Using scenario planning to see the world past COVID-19: a compilation of 5 insightful sets of scenarios


Scenario planning, the discipline of building multiple relevant stories of the future to support effective decision-making, always a powerful tool for foresight, is even more relevant as uncertainty increases, making it an extremely important and valuable tool amidst our current pandemic.

I have been applying scenario planning for well over 20 years, sometimes in its traditional format, sometimes with adaptations to fit the need or cultural context of the client.

The more specific the context framing a set of scenarios, in terms of geography, industry, organization, and defined decision, the more useful they are.
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Using stress scenarios to manage risk and enhance strategy


I recently ran a small project for the technology division of a major financial institution that is planning its workforce requirements over the next 3-5 years.

They recognized that there are substantial uncertainties to their planning, including how financial services will be delivered, the types of technologies that will be used, the specific skills that will be required, the availability of those skills in the market, and the organisational structures for internal technology services.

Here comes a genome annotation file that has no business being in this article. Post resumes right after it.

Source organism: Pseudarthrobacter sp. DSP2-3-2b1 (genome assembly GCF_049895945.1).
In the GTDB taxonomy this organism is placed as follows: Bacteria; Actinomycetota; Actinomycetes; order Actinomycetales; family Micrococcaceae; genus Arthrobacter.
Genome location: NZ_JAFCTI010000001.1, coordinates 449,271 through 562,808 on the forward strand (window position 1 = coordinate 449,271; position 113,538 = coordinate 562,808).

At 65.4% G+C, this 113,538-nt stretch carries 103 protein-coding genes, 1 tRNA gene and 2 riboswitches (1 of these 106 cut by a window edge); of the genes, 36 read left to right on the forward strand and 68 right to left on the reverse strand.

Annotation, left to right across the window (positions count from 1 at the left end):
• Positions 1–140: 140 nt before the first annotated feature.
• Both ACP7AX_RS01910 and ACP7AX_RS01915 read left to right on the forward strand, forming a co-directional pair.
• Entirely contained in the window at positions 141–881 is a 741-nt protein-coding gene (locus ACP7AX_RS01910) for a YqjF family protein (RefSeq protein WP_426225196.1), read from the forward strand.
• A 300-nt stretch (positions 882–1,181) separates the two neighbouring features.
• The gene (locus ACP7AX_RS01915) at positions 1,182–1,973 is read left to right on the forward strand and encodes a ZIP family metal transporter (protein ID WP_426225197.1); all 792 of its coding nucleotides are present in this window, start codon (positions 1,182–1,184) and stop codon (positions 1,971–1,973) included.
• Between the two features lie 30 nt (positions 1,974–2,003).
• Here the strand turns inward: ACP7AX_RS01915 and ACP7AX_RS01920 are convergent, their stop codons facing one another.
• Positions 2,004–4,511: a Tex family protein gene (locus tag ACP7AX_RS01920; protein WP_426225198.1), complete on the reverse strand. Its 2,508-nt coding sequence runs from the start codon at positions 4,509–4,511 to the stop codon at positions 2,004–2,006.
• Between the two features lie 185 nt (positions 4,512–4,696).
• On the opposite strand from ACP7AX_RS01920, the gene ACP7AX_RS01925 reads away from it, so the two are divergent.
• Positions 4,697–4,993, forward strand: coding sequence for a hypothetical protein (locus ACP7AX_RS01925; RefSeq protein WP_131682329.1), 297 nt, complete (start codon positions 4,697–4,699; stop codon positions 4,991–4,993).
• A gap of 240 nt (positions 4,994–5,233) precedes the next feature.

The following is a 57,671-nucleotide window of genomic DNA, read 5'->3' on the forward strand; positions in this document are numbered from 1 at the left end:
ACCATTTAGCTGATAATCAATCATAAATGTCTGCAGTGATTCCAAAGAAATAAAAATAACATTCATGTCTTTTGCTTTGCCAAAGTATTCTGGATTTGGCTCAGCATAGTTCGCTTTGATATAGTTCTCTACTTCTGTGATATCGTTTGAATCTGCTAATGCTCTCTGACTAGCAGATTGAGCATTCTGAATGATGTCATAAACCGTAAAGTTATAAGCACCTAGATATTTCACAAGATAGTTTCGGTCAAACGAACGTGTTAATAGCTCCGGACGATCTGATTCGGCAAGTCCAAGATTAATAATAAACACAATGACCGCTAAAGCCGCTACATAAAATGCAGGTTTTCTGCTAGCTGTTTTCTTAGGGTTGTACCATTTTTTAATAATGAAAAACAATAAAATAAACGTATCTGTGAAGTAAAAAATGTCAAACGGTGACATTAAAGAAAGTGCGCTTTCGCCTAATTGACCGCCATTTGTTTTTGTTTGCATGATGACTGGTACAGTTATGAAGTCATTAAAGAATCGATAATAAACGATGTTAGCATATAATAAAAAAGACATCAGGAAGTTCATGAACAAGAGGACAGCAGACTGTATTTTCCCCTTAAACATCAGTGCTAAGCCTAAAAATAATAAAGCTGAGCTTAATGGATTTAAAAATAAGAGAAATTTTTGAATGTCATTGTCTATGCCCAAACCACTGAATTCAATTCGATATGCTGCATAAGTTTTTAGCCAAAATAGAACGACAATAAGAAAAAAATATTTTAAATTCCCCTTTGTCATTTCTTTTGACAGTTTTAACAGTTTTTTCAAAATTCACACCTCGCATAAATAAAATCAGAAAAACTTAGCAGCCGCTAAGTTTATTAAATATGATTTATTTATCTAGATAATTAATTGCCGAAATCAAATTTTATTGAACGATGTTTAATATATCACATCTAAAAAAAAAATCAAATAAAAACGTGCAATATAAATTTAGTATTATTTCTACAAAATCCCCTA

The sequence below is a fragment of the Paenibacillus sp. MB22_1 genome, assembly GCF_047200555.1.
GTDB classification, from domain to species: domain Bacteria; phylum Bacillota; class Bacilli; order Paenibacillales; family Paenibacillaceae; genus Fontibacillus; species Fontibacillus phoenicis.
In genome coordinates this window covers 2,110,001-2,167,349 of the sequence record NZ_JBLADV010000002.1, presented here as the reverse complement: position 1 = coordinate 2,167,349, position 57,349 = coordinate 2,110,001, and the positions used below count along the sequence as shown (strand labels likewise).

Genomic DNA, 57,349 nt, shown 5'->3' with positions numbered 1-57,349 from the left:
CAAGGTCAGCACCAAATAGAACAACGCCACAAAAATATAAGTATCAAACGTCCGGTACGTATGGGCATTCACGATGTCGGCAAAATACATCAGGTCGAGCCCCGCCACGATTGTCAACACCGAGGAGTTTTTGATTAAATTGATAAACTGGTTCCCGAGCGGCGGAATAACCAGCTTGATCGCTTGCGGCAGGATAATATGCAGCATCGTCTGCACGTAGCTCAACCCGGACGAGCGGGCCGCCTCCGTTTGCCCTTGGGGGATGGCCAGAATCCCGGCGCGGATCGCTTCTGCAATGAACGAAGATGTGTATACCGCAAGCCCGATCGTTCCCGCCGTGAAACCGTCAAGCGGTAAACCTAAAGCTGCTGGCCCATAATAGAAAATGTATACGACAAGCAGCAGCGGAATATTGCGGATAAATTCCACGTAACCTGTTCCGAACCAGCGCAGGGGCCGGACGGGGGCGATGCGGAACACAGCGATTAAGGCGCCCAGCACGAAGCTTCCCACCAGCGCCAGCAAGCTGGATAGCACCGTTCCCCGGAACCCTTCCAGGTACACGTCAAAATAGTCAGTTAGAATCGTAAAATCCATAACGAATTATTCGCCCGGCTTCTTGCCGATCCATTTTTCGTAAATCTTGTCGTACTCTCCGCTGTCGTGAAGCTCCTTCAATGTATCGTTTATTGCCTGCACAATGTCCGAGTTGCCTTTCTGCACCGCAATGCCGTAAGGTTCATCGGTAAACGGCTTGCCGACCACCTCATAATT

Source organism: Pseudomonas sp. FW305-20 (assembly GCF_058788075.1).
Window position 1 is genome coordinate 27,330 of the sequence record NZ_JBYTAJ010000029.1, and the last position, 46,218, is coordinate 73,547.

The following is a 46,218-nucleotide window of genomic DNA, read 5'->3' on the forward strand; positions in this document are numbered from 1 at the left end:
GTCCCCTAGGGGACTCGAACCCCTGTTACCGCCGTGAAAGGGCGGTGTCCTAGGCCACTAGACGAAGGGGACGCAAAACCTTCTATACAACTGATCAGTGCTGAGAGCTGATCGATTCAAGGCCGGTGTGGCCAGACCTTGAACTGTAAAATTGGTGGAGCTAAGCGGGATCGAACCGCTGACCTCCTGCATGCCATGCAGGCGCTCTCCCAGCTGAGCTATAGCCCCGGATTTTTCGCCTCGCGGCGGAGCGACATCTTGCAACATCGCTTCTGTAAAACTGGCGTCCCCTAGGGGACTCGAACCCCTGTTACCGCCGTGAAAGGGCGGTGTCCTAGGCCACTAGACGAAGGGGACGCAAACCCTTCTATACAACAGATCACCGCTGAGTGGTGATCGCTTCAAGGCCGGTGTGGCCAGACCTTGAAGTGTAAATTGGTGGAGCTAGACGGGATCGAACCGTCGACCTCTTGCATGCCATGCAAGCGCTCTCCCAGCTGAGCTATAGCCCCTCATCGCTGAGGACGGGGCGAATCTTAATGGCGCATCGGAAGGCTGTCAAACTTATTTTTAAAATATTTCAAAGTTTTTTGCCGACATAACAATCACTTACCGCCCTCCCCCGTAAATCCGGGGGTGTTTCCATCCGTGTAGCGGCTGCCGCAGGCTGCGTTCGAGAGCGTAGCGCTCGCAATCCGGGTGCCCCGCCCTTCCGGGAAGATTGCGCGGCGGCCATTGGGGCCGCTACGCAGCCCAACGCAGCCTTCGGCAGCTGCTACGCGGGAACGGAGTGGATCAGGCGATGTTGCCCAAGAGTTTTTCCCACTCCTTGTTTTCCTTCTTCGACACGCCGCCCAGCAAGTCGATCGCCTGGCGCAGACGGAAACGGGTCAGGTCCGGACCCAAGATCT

As such they wanted to apply scenario planning to make sure they were addressing those uncertainties in their planning.
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Where is the most uncertainty for your organization? Introducing scenario planning to extend the time-frame of strategic thinking


Earlier this week I ran a scenario planning workshop for the board and management meeting of a major Central European company, where we explored the value of scenario planning for the conglomerate.

Scenario planning for macro-strategy

Most people are familiar with scenario planning as a macro-strategy tool, used by organizations such as Shell, the CIA, the Singapore government, the World Economic Forum that want to explore global or industry landscapes decades ahead.

Many organizations in dynamic industries (which today is every industry) can get massive value from building high-level scenarios that can be used for shaping their future.
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The Global Economic Policy Uncertainty index is at an all-time high: the implications


A group of top economists has created an Economic Policy Uncertainty Index for 17 countries, using media reporting and economic forecasts to show how much uncertainty there is economic policy.

The Global Economic Policy Uncertainty Index is currently the highest it has been since the beginning of the period analyzed starting at the end of 1996.
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The World in 2030: Four scenarios for long-term planning and strategy